On Thursday, Borys Herman – the man who the Ukrainian security service and the Chief military prosecutor suspect of organizing the “terrorist attack” against journalist Arkady Babchenko by order of the Russian intelligence service – stated that he is a Ukrainian counterintelligence agent. Hromadske has gathered information on this mysterious story.
Neighbors in Crime
On the evening of May 31, Ruslan Kravchenko, prosecutor at the Chief Military Prosecutor’s Office, requested that 51-year-old man seated opposite him be detained for two months. The Ukrainian security service (SBU) had arrested Borys Herman the day before, naming him the organizer of the attempt on Russian journalist Arkady Babchenko’s life.
Babchenko’s assassination was actually staged. The assassin hired by Herman – military volunteer Oleksiy Tsymbaliuk – was working with the SBU and only played the part of murderer. Arkady Babchenko “rose from the dead” the day after his death was officially announced, during a joint press conference with the SBU and the Prosecutor General’s Office.
The investigation regards Herman’s actions as preparation for a terrorist attack. In his speech, Ruslan Kravchenko stressed that he had compelling evidence against the suspect – in particular, a copy of his correspondence with Tsymbalyuk from Whatsapp and recorded conversations in which they discuss the murder. According to the investigation’s version of events, an unidentified individual, who is likely to be involved with the Russian intelligence service, gave Herman the order to kill Babchenko, as well as a list of 30 other Russian citizens living in Ukraine to be killed.
Hromadske has managed to find out more about certain aspects of the criminal case. In the print-outs of conversations between Herman and Tsymbalyuk not a single one mentions Babchenko’s name. However, in some parts it talks about a “journalist,” and they discuss the payments. Tsymbaliuk also asks Herman to get hold of a pistol with a silencer.
The day before the court hearing, Tsymbaliuk himself mentioned his cooperation with the SBU, although the security service had initially denied this fact.
From the materials about the criminal case available to Hromadske, it follows that Tsymbaliuk and Herman had known each other since 2009, when they were neighbors in a housing community outside Kyiv.
To justify the need for Borys Herman’s arrest, representatives from the Prosecutor General’s Office stated that he is also a suspect in another criminal proceeding and had been released on bail.
Hromadske has ascertained that this case concerns the corporate conflict surrounding the arms manufacturer Schmeisser. Borys Herman is commercial director and cofounder with a 10% share of the company. Officially, Schmeisser is a Ukrainian-German joint venture, but none of the cofounders are German. Other shareholders include Ukrainians Antonina Kapilian (75%), Yuriy Kostianchuk (5%), Anton Bondarenko (5%) and New York resident Vitaliy Milin (5%).
The Kyiv police suspect Herman of forging minutes from the Schmeisser company’s general meetings and excluding the name of one of the shareholders. This is likely to be Valeriy Pavliuk, the former deputy head of the Kyiv tax service.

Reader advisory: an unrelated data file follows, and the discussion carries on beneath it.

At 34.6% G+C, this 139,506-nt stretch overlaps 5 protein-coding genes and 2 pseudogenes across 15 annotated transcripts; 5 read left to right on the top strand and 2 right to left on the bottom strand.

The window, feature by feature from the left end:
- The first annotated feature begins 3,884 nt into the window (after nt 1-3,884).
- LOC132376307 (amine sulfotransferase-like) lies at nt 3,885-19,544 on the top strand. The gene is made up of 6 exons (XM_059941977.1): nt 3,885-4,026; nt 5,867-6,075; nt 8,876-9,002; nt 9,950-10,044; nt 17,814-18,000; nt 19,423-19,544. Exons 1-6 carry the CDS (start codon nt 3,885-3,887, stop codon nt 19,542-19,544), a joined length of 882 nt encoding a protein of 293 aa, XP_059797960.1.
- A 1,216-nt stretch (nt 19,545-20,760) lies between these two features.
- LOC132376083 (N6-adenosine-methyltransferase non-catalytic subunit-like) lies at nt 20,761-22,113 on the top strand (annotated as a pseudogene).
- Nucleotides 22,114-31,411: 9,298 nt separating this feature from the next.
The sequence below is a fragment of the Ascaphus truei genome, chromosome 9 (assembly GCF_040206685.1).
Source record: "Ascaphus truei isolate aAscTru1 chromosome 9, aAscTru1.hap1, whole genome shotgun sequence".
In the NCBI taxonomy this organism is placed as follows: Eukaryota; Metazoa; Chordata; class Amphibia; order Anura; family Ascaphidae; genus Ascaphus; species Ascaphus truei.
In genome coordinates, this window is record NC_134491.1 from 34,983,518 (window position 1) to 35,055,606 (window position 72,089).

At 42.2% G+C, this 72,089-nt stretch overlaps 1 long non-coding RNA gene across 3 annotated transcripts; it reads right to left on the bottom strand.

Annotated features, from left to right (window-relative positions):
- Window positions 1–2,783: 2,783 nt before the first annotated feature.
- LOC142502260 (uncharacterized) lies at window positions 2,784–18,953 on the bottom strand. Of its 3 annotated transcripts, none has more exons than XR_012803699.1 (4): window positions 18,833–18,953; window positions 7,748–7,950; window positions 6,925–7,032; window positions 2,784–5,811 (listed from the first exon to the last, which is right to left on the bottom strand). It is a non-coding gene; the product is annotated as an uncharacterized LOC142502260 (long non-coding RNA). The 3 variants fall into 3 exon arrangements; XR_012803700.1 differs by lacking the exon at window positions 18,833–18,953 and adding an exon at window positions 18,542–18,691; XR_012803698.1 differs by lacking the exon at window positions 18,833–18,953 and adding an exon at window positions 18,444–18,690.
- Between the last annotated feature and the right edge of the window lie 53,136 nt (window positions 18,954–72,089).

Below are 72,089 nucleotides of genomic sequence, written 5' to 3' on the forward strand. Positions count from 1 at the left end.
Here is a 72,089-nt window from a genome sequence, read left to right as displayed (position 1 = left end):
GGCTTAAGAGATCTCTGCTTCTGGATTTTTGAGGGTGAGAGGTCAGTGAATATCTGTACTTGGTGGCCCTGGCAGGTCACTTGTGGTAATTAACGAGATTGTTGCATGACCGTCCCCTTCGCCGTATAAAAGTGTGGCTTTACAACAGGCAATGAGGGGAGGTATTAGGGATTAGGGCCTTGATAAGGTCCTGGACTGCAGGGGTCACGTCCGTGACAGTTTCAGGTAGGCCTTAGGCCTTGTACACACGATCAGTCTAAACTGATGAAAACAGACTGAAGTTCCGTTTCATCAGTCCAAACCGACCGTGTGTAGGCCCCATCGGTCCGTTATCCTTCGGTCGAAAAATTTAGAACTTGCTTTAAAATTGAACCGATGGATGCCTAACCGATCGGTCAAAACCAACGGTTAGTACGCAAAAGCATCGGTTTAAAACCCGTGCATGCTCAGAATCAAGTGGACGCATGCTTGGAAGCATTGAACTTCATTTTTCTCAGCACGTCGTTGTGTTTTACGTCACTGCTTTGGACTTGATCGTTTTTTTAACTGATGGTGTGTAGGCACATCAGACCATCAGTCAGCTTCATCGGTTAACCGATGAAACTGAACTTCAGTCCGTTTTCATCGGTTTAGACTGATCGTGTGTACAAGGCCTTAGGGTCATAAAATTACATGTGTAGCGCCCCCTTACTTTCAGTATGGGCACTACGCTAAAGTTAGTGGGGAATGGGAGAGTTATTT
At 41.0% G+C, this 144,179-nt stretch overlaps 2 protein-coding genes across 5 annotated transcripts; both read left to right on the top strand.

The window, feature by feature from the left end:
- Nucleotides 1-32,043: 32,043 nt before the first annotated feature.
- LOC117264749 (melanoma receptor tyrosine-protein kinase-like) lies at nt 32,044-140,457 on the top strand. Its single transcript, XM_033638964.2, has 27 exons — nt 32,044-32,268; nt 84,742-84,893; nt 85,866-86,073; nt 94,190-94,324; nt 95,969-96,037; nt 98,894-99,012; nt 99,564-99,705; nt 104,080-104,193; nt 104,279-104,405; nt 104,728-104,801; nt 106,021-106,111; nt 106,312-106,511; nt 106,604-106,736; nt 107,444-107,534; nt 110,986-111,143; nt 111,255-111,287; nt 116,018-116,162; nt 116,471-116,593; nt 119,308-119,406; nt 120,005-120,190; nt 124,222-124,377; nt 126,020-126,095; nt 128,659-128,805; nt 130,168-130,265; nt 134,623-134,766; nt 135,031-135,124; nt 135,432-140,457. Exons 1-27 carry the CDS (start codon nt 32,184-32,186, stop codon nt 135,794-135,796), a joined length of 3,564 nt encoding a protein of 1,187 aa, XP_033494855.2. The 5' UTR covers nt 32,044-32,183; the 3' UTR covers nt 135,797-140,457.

Borys Herman is a complicated person. According to information on Posipaky – a website dedicated to identifying MPs’ assistants – he has been the assistant of two MPs: the Socialist party’s Mykhailo Honcharov from 2006 to 2007 and the Party of Regions MP Ihor Plokhoy from 2007 to 2012.
According to the YouControl information and analytics system, he is the cofounder of six other companies: Kyiv Consulting Group, Si Frut, Privatna Sprava-200, Alpiyskiy Klub, Restorator and Pravo. These enterprises specialize in wholesale trade, legal services, real estate and leasing.
The police have been investigating another case concerning Borys Herman since 2016 about the illegal use of weapons. The materials state that an unnamed person sent packages to Herman containing items resembling cartridges and optical sights for a mounted grenade launcher.
Speaking in court on May 31, Herman’s lawyer Yevhen Solodko – known for his defense of former Party of Regions MP Oleksandr Yefremov – stated that his defendant is a respected man, particularly in the arms business, and the Schmeisser company has a contract with the Ministry of Defense.
During the arrest, plane tickets to Milan were confiscated from Herman. Herman justified this by stating that he needed to go to Italy for talks with the Italian arms company Beretta, emphasizing the fact he had a return ticket for June 1.
Yet Another Agent
Herman’s appearance in court turned out to be quite surprising. He stated that he was an undercover counterintelligence officer for the Ukrainian security service, with whom he had been cooperating for almost six months.
“We are looking at the results of a special counterintelligence operation. I was carrying out a special mission to identify the influence of Russian funds on the destabilization of the situation in Ukraine and likely change of power,” the suspect said.